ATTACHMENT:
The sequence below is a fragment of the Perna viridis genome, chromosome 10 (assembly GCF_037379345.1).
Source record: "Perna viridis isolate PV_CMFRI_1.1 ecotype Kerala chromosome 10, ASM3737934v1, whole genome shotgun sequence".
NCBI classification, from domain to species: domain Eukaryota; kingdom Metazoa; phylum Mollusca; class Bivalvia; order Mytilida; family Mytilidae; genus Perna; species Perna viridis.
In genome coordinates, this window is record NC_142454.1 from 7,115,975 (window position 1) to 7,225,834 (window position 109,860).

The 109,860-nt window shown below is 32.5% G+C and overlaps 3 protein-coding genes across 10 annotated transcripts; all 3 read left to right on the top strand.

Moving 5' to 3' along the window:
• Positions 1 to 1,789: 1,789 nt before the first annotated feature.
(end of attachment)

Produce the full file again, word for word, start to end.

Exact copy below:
The sequence below is a fragment of the Perna viridis genome, chromosome 10 (assembly GCF_037379345.1).
Source record: "Perna viridis isolate PV_CMFRI_1.1 ecotype Kerala chromosome 10, ASM3737934v1, whole genome shotgun sequence".
NCBI classification, from domain to species: domain Eukaryota; kingdom Metazoa; phylum Mollusca; class Bivalvia; order Mytilida; family Mytilidae; genus Perna; species Perna viridis.
In genome coordinates, this window is record NC_142454.1 from 7,115,975 (window position 1) to 7,225,834 (window position 109,860).

The 109,860-nt window shown below is 32.5% G+C and overlaps 3 protein-coding genes across 10 annotated transcripts; all 3 read left to right on the top strand.

Moving 5' to 3' along the window:
• Positions 1 to 1,789: 1,789 nt before the first annotated feature.